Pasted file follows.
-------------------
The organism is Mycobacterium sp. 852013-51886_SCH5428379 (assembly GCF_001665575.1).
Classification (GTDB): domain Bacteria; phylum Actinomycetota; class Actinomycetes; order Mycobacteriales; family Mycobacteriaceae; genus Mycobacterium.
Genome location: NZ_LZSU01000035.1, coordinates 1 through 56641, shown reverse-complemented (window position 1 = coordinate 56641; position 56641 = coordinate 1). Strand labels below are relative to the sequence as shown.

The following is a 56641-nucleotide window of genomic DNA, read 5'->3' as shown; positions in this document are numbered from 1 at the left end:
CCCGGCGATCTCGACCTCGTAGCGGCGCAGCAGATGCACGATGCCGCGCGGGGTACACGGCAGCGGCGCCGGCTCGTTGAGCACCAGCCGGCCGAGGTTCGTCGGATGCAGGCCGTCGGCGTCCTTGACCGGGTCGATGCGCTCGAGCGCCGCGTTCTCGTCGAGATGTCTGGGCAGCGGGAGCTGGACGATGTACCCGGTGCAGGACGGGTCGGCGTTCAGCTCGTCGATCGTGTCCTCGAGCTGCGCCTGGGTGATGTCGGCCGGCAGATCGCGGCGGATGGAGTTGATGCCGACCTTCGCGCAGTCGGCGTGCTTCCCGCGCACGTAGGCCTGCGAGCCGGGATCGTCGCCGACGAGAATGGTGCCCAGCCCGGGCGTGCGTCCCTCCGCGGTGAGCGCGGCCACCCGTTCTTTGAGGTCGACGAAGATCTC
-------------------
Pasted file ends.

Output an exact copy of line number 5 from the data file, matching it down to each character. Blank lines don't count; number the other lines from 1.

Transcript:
CCCGGCGATCTCGACCTCGTAGCGGCGCAGCAGATGCACGATGCCGCGCGGGGTACACGGCAGCGGCGCCGGCTCGTTGAGCACCAGCCGGCCGAGGTTCGTCGGATGCAGGCCGTCGGCGTCCTTGACCGGGTCGATGCGCTCGAGCGCCGCGTTCTCGTCGAGATGTCTGGGCAGCGGGAGCTGGACGATGTACCCGGTGCAGGACGGGTCGGCGTTCAGCTCGTCGATCGTGTCCTCGAGCTGCGCCTGGGTGATGTCGGCCGGCAGATCGCGGCGGATGGAGTTGATGCCGACCTTCGCGCAGTCGGCGTGCTTCCCGCGCACGTAGGCCTGCGAGCCGGGATCGTCGCCGACGAGAATGGTGCCCAGCCCGGGCGTGCGTCCCTCCGCGGTGAGCGCGGCCACCCGTTCTTTGAGGTCGACGAAGATCTC